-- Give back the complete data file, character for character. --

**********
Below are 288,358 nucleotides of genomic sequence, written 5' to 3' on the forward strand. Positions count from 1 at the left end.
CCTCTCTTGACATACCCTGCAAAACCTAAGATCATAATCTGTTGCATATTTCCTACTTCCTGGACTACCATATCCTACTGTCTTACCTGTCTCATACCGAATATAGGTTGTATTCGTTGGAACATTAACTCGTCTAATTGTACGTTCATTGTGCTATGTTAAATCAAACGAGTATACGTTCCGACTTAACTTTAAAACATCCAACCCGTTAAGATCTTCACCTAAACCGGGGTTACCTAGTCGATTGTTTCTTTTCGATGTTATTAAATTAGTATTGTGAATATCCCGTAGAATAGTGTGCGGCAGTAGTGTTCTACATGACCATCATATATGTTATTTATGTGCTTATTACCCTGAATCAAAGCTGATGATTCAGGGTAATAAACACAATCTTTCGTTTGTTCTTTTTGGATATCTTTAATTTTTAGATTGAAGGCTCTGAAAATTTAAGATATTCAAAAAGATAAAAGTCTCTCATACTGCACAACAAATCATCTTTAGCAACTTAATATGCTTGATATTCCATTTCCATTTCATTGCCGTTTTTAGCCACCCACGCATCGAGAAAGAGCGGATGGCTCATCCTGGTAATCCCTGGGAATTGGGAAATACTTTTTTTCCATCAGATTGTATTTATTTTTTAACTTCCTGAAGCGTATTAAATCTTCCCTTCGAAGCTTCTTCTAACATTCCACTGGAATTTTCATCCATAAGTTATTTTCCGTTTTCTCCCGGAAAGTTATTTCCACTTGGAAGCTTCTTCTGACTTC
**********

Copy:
Below are 288,358 nucleotides of genomic sequence, written 5' to 3' on the forward strand. Positions count from 1 at the left end.
CCTCTCTTGACATACCCTGCAAAACCTAAGATCATAATCTGTTGCATATTTCCTACTTCCTGGACTACCATATCCTACTGTCTTACCTGTCTCATACCGAATATAGGTTGTATTCGTTGGAACATTAACTCGTCTAATTGTACGTTCATTGTGCTATGTTAAATCAAACGAGTATACGTTCCGACTTAACTTTAAAACATCCAACCCGTTAAGATCTTCACCTAAACCGGGGTTACCTAGTCGATTGTTTCTTTTCGATGTTATTAAATTAGTATTGTGAATATCCCGTAGAATAGTGTGCGGCAGTAGTGTTCTACATGACCATCATATATGTTATTTATGTGCTTATTACCCTGAATCAAAGCTGATGATTCAGGGTAATAAACACAATCTTTCGTTTGTTCTTTTTGGATATCTTTAATTTTTAGATTGAAGGCTCTGAAAATTTAAGATATTCAAAAAGATAAAAGTCTCTCATACTGCACAACAAATCATCTTTAGCAACTTAATATGCTTGATATTCCATTTCCATTTCATTGCCGTTTTTAGCCACCCACGCATCGAGAAAGAGCGGATGGCTCATCCTGGTAATCCCTGGGAATTGGGAAATACTTTTTTTCCATCAGATTGTATTTATTTTTTAACTTCCTGAAGCGTATTAAATCTTCCCTTCGAAGCTTCTTCTAACATTCCACTGGAATTTTCATCCATAAGTTATTTTCCGTTTTCTCCCGGAAAGTTATTTCCACTTGGAAGCTTCTTCTGACTTC